Irish rockers U2 have long feared the band's music career would end in a row over frontman Bono's tireless political campaigning.
The singer has been involved in charity campaigns and philanthropic activities for years, setting up numerous projects for Africa, organising benefit concerts and meeting world leaders.
And Bono's never-ending campaigning has been a big worry for his bandmates, with the other musicians fearing the singer's sidelines would eventually overshadow the band and end their music career.
U2's drummer, Larry Mullen Jr., recently admitted some of his friend's political meddling makes him "cringe", while guitarist The Edge admitted it was "uncool" for the singer to meet with former U.S. president George W. Bush.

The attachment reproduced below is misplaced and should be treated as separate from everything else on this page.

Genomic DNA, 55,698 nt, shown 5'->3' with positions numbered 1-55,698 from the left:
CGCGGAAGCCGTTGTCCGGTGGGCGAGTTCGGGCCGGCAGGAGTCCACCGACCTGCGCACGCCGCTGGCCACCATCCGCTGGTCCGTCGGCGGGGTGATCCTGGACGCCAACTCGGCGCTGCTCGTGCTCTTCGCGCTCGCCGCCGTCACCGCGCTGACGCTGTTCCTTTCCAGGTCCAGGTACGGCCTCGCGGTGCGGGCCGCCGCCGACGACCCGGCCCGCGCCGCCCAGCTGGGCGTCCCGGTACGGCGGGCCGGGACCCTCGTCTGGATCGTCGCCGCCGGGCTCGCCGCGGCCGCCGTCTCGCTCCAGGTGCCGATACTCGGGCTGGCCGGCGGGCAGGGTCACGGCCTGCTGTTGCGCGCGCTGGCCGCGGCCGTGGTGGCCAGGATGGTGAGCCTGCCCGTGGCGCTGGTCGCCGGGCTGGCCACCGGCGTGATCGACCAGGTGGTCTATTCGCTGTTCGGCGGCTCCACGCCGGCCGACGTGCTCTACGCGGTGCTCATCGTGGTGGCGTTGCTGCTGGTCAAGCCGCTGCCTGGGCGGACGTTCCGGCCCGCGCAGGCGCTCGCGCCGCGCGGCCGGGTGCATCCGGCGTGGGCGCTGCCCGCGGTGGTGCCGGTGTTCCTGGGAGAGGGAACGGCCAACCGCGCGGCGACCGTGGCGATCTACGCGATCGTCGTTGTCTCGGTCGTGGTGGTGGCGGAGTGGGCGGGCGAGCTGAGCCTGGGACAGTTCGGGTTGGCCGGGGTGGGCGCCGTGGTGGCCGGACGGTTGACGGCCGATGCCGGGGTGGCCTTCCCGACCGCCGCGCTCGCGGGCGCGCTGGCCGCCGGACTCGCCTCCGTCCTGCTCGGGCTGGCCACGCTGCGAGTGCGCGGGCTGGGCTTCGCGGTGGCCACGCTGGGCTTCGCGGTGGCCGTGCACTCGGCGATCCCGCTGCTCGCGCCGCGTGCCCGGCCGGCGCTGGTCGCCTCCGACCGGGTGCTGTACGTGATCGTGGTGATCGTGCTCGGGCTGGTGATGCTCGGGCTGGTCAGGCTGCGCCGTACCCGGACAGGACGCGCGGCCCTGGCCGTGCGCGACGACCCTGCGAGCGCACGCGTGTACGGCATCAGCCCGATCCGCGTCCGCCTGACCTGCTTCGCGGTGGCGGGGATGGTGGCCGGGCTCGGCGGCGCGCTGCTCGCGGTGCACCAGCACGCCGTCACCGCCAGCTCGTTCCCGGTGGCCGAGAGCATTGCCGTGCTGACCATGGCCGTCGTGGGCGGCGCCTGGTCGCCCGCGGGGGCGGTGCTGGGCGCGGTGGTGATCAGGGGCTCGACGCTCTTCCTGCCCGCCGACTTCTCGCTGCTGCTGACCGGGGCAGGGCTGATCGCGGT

But Bono is glad his colleagues have chosen to stand by him, even though life in the band has been stressful at times.
He says, "It's dangerous. And it worries Larry, and it worries the whole band, if truth be told. But, you know, here's the thing - they thought, all of them, Larry, Edge, Adam, that my campaigning would sink the ship.
"Edge pleaded with me right at the start not to meet Bush. (But) when I'm with U2 doing U2 work, they have me 100 per cent or we would not be here now. I give my time to my family, my band and my interest in the wide world. It all seems to be fuel for me."